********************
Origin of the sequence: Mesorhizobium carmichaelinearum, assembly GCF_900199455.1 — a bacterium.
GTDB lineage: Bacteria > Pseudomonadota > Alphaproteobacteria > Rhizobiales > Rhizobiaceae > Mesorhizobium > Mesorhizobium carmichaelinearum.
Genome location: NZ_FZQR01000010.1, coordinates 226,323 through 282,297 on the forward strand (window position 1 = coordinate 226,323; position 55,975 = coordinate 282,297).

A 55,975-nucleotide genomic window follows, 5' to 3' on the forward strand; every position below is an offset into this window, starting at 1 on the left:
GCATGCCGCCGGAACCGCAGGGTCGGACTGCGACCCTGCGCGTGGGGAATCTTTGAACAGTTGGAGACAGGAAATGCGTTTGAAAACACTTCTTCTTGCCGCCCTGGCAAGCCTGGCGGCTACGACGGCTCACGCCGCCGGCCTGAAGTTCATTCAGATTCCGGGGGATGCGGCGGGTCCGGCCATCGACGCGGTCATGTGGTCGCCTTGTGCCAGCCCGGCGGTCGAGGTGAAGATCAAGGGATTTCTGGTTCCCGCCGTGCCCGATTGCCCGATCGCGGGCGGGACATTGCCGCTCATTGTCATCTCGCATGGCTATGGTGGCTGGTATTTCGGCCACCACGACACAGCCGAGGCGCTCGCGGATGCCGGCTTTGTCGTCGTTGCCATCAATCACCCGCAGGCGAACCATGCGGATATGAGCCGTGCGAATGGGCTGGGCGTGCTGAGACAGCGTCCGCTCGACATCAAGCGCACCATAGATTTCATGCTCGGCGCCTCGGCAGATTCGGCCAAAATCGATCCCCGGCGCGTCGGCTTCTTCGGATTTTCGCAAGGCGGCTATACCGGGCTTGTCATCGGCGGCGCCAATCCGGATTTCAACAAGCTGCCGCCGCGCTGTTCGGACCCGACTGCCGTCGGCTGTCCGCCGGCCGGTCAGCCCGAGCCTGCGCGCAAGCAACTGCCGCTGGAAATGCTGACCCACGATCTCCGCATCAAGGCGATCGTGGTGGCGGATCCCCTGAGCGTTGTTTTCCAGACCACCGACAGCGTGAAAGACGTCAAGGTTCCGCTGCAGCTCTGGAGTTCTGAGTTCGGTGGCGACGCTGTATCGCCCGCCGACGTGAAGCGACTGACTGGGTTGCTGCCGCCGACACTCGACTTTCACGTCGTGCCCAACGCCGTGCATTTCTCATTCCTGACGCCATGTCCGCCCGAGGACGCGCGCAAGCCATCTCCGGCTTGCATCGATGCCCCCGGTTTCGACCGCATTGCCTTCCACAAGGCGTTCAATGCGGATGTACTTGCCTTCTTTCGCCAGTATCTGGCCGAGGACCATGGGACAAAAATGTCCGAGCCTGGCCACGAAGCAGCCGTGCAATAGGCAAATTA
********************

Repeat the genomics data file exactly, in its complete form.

Origin of the sequence: Mesorhizobium carmichaelinearum, assembly GCF_900199455.1 — a bacterium.
GTDB lineage: Bacteria > Pseudomonadota > Alphaproteobacteria > Rhizobiales > Rhizobiaceae > Mesorhizobium > Mesorhizobium carmichaelinearum.
Genome location: NZ_FZQR01000010.1, coordinates 226,323 through 282,297 on the forward strand (window position 1 = coordinate 226,323; position 55,975 = coordinate 282,297).

A 55,975-nucleotide genomic window follows, 5' to 3' on the forward strand; every position below is an offset into this window, starting at 1 on the left:
GCATGCCGCCGGAACCGCAGGGTCGGACTGCGACCCTGCGCGTGGGGAATCTTTGAACAGTTGGAGACAGGAAATGCGTTTGAAAACACTTCTTCTTGCCGCCCTGGCAAGCCTGGCGGCTACGACGGCTCACGCCGCCGGCCTGAAGTTCATTCAGATTCCGGGGGATGCGGCGGGTCCGGCCATCGACGCGGTCATGTGGTCGCCTTGTGCCAGCCCGGCGGTCGAGGTGAAGATCAAGGGATTTCTGGTTCCCGCCGTGCCCGATTGCCCGATCGCGGGCGGGACATTGCCGCTCATTGTCATCTCGCATGGCTATGGTGGCTGGTATTTCGGCCACCACGACACAGCCGAGGCGCTCGCGGATGCCGGCTTTGTCGTCGTTGCCATCAATCACCCGCAGGCGAACCATGCGGATATGAGCCGTGCGAATGGGCTGGGCGTGCTGAGACAGCGTCCGCTCGACATCAAGCGCACCATAGATTTCATGCTCGGCGCCTCGGCAGATTCGGCCAAAATCGATCCCCGGCGCGTCGGCTTCTTCGGATTTTCGCAAGGCGGCTATACCGGGCTTGTCATCGGCGGCGCCAATCCGGATTTCAACAAGCTGCCGCCGCGCTGTTCGGACCCGACTGCCGTCGGCTGTCCGCCGGCCGGTCAGCCCGAGCCTGCGCGCAAGCAACTGCCGCTGGAAATGCTGACCCACGATCTCCGCATCAAGGCGATCGTGGTGGCGGATCCCCTGAGCGTTGTTTTCCAGACCACCGACAGCGTGAAAGACGTCAAGGTTCCGCTGCAGCTCTGGAGTTCTGAGTTCGGTGGCGACGCTGTATCGCCCGCCGACGTGAAGCGACTGACTGGGTTGCTGCCGCCGACACTCGACTTTCACGTCGTGCCCAACGCCGTGCATTTCTCATTCCTGACGCCATGTCCGCCCGAGGACGCGCGCAAGCCATCTCCGGCTTGCATCGATGCCCCCGGTTTCGACCGCATTGCCTTCCACAAGGCGTTCAATGCGGATGTACTTGCCTTCTTTCGCCAGTATCTGGCCGAGGACCATGGGACAAAAATGTCCGAGCCTGGCCACGAAGCAGCCGTGCAATAGGCAAATTA